Besides understanding what each professional is doing, it’s ideal if your professionals collaborate. At Cypress Wealth Services, we want to lead the way in getting your CPAs, attorneys, and any other professionals with whom you work all communicating. All following the plan you have outlined in advance. We want our clients’ strategies to be streamlined and organized, and we hope to eliminate as much stress or confusion as possible.
If you or a loved one is experiencing a health setback or financial transition, it is important to consider your options. Your retirement years are a critical period for protecting, growing, and transferring your wealth and legacy comfortably to those you love and to causes you support. Unfortunately not taking action can potentially be a costly mistake - the last thing you want is for an illness to put the plan you have in mind at risk.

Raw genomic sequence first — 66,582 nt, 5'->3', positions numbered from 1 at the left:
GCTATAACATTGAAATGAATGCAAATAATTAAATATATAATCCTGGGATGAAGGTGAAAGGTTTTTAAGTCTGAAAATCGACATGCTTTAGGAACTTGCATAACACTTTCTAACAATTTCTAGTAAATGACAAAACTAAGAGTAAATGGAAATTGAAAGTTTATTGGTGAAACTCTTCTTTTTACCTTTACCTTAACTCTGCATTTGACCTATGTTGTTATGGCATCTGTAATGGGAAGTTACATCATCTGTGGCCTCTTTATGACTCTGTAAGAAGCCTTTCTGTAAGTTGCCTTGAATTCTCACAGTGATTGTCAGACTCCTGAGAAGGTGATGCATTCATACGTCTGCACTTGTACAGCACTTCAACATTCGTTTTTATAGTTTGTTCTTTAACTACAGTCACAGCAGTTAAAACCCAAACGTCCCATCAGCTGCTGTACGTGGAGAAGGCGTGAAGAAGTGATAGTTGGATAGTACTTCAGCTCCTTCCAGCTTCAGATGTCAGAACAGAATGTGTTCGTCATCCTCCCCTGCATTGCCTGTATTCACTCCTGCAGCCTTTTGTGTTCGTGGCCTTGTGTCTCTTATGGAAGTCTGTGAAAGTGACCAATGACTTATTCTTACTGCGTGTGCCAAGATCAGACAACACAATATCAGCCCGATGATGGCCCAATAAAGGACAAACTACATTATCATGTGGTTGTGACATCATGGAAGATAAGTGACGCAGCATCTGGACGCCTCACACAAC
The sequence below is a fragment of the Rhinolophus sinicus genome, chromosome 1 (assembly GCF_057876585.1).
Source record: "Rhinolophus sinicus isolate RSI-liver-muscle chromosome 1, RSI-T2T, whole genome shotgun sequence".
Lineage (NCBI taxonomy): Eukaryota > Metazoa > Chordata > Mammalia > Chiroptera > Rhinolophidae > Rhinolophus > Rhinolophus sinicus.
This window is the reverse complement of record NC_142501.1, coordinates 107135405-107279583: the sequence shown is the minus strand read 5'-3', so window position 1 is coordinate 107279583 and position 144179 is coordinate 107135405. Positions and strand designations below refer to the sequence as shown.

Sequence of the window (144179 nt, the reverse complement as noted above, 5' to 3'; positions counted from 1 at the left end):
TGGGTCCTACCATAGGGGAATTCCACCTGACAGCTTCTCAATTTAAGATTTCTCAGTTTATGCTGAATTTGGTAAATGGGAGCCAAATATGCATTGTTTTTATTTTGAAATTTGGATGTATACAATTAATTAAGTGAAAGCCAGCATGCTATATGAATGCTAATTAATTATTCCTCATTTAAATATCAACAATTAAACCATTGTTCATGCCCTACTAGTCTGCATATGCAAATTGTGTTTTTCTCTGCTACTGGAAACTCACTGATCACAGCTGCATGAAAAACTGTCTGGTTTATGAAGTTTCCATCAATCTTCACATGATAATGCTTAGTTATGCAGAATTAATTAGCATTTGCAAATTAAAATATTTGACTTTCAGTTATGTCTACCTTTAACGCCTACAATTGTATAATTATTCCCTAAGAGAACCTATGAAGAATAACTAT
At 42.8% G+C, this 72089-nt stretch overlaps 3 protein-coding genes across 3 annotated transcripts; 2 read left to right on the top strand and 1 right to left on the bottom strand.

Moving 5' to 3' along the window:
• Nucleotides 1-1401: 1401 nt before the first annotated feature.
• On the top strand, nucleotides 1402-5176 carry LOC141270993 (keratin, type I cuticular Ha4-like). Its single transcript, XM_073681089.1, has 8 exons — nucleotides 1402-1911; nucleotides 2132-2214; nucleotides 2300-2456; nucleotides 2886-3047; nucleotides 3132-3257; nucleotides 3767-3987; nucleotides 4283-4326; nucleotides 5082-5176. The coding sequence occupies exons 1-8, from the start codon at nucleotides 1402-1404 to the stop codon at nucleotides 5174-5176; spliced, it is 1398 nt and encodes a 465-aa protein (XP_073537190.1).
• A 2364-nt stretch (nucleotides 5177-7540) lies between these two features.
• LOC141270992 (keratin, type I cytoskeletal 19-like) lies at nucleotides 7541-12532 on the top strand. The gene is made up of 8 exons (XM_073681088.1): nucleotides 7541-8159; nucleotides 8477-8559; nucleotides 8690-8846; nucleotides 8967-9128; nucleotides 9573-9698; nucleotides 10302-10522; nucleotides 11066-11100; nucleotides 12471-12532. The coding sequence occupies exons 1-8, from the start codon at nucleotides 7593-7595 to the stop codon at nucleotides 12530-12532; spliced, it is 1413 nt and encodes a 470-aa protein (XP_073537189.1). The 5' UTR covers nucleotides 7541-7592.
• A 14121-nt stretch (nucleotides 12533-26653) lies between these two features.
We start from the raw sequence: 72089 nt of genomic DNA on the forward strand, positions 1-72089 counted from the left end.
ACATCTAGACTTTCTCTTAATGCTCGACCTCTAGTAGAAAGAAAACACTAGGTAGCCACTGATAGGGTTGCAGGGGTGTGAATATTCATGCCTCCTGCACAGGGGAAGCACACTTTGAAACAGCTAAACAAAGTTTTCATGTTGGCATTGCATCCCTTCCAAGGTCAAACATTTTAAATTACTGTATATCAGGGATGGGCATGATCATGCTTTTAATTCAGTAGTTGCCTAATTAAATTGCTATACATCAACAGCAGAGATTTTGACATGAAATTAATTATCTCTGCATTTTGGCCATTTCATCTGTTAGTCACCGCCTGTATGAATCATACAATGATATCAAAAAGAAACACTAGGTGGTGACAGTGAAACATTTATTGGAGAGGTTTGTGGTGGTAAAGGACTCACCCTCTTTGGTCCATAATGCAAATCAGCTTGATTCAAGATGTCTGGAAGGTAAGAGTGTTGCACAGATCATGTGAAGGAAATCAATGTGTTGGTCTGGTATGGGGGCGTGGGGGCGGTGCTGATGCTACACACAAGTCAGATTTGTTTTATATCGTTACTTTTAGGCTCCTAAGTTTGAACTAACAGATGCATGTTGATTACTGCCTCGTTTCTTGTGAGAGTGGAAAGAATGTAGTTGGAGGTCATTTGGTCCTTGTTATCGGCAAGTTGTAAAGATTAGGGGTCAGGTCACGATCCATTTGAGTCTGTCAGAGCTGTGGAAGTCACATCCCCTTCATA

At Cypress Wealth Services, we specialize in helping pre-retirees and retirees during this life phase, which usually involves many milestones. If you are concerned about how health issues may affect your finances or just want to review your current financial house and strategies, we’d be happy to provide a no-cost consultation. To learn more about how I may be able to help, call our office at 866.888.6563.
Cypress Wealth Services, an independent RIA firm providing financial planning and investment management to high net worth individuals, families, business owners, and institutions. CWS is comprised of professionals with diverse backgrounds and extensive experience and qualifications. CWS is uniquely qualified to serve a broad range of client needs. Their experience and expertise act as a foundation for their client service process, The Second Growth, which focuses on efficiently protecting, growing, and transferring to their loved ones the wealth and legacy a person has already built. With offices in Palm Desert, and Anchorage, the firm serves clients across the country. Learn more by visiting www.CypressWS.com.